Succeeding is good… right?
We are taught, from day one, to perform well, to be successful and to not fail. And so, we celebrate good performance, winning the game and getting the good grade. Everything in our culture tells us to be “good” at whatever you do, and keep getting better. Because, if you are good – you will be respected, you will be significant, you will be accepted … maybe even loved.
That all sounds good and reasonable right? Hasn’t that been our practical experience – when we perform well, we get the respect and attention of others. But what if there is a shadow side to this that undermines what is actually healthy for a child. What if it actually distorts their understanding of who they are and what gives them value as a person.
Succeeding is okay…needing to succeed..well…
If a child understands that his or her personal value and worth is rooted in how well they perform, then they will be driven in unhealthy ways to live up to expectations – theirs and others. They will live in constant fear of not measuring up – of being a failure. They will always question their worth and they will never be at peace with who they are, because each achievement only feels good for the moment, but what about tomorrow?
This innate fear of failure will either cause them to withdraw, “I can’t fail if I don’t try”, or it will cause them to desperately strive to achieve – now watch their stress levels.
When my son was 16, the inevitable happened; he got his beginner’s driver’s license. So that very day we decided to go for his first drive. I took him around the calm neighbourhood streets and he performed quite well. I decided we should practice parking in parking stalls so we went to a nearby store. For backing in, I suggested using a stall that had a lamppost so he could gauge where the car was in relationship to the space (yah, yah, I know…). As he was backing up the car lurched a little, right into the post. My bumper was only two weeks old as it had just been replaced after someone had rear-ended me. The crunching sound said it all.
My son felt sick. He just wanted to go home. He wanted to wallow in frustration and shame. However, this was a huge teaching moment for him to understand where his worth came from. First of all, as the adult driver, I was the one responsible for anything that happened with the car – not him. I was the one who told him to experiment with the post present. This was my responsibility.
But I also wanted him to understand that the car did not matter. The car is merely a heap of metal and plastic. Just because our car now had a dent in it did not at all change who he was; it did not affect our family in any way; our lives were still the same. In the big scheme of life, it as was irrelevant. He was still the same, dent or no dent. His value and significance did not diminish in the least. I still loved him the same. What I did respect was that he was willing to take a chance and try learning something new. So we kept driving. (He also now had a better sense now of how not to hit a lamp post.)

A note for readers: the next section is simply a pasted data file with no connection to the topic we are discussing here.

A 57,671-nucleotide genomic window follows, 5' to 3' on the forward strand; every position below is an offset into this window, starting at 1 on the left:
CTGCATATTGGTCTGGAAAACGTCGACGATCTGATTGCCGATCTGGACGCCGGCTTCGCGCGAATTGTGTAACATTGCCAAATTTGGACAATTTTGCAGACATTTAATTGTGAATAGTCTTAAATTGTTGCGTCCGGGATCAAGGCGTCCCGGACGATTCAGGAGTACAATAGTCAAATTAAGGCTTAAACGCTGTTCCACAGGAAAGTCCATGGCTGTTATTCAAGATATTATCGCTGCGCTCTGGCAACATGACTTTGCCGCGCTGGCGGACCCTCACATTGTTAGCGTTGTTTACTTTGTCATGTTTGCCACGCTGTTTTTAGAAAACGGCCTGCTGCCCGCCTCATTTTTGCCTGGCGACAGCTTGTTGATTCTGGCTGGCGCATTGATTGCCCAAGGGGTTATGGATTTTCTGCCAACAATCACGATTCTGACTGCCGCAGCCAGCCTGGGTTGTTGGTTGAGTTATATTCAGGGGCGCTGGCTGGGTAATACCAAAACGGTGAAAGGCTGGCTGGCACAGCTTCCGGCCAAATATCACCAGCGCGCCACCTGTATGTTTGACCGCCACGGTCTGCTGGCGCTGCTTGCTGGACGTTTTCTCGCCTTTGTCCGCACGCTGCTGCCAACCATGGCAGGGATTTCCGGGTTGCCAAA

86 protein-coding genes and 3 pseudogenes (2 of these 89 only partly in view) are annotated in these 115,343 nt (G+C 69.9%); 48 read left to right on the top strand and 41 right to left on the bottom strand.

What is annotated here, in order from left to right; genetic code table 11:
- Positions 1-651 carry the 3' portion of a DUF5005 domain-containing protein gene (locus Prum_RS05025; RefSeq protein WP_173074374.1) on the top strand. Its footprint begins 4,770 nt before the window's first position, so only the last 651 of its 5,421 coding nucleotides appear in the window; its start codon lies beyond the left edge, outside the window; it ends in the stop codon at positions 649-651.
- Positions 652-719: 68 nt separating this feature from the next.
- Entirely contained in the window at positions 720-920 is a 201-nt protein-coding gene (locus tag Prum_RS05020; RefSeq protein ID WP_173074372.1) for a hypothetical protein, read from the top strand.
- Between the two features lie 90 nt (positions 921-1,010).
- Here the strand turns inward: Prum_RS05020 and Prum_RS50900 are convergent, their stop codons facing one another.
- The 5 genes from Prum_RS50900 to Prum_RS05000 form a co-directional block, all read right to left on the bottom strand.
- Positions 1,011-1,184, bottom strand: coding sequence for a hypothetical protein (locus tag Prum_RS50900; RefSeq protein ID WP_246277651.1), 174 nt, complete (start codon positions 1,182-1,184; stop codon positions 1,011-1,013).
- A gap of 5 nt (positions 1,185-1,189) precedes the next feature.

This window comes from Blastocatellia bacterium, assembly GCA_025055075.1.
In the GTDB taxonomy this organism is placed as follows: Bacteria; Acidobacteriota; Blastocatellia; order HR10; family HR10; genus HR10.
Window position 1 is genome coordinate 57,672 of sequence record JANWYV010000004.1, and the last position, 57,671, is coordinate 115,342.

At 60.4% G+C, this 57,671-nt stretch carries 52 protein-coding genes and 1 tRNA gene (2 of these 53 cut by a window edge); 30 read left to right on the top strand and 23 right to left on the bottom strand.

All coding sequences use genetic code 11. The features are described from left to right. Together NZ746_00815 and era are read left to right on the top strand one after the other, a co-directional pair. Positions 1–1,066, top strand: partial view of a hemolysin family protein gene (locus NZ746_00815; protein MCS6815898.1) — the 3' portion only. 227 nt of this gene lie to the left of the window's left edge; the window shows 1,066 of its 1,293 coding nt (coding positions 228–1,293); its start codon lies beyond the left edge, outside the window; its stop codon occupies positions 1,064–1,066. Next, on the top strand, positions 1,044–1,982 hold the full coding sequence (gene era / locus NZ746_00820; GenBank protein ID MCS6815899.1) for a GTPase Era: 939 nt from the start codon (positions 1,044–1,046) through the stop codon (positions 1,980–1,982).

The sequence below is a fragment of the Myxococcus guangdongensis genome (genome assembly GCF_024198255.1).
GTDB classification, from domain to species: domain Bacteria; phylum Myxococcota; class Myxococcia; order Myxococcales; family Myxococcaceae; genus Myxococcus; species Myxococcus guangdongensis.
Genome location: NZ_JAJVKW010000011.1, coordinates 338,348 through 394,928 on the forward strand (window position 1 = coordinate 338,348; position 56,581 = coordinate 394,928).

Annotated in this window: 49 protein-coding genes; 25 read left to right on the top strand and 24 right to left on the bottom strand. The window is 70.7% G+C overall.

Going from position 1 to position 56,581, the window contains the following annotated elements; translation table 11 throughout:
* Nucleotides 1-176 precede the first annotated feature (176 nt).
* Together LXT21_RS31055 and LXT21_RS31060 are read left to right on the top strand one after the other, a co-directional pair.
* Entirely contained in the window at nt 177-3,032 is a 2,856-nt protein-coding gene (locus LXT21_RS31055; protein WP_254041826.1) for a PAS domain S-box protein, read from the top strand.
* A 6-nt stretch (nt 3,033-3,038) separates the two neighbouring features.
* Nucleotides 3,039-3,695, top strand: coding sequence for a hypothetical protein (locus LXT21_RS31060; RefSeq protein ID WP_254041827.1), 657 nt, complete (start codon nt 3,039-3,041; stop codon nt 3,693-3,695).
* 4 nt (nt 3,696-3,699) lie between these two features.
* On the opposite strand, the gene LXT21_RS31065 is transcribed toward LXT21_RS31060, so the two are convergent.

Counter your culture
We can counter the cultural perspective of our worth being tied to our performance and build a stronger sense of identity in our children. We can show them they have value apart from how well they live up to expectations. It’s like the old illustration of a $100 bill – no matter how wrinkled, crushed and dirty it is – its value remains the same. Nothing changes or diminishes its worth.
For those who want to understand the deeper biblical basis for these principles, I will include a Spiritual Insight section with each blog.
God tells us in the Bible that we are significant simply because he made us significant. It has nothing to do with our behaviour or performance. As a result, nothing can change our value. He made us as his image to represent and express his loving care over all creation. The reason we are told not to create any “image” of God is because he has already made an image – us. As a result, we have immense value; we are created to be God’s loving, representative rulers on earth.
The reason God tells me to love my neighbour is because my neighbour is God’s image too. He may not know it. He may not act like it. But that doesn’t change the reality of who he is. God will hold him accountable for how well he represented him. My job is simply to treat him with immense value and respect, regardless of how he lives or carries out his role. That doesn’t mean I approve of or accept his behaviour – but it means I treat him with value.
If each of us fully understood the role we were created to live out, there would be no such thing as low self-worth. We would all understand that we were created marvelously by God, for an incredible purpose. Imagine if everyone treated you as God’s royal representative. Low worth only comes into play when we fail to understand who we were created to be.
Psalm 139:14 (ESV)
I praise you, for I am fearfully [awe-evoking] and wonderfully made.
Wonderful are your works; my soul knows it very well.
The solution to self worth can never be “try harder”, it has to be rooted in the truth that you have significance simply because you were created that way. Now you simply need to live out your significance – not strive for it.
In this series we will show practical ways you can defeat the performance lie in your children and help them find significance apart form their behaviour. Once they value who they are, their behaviour will begin to reflect that.
All Posts in this Series
Developing Your Child’s Sense of Worth: Defeating the Performance Lie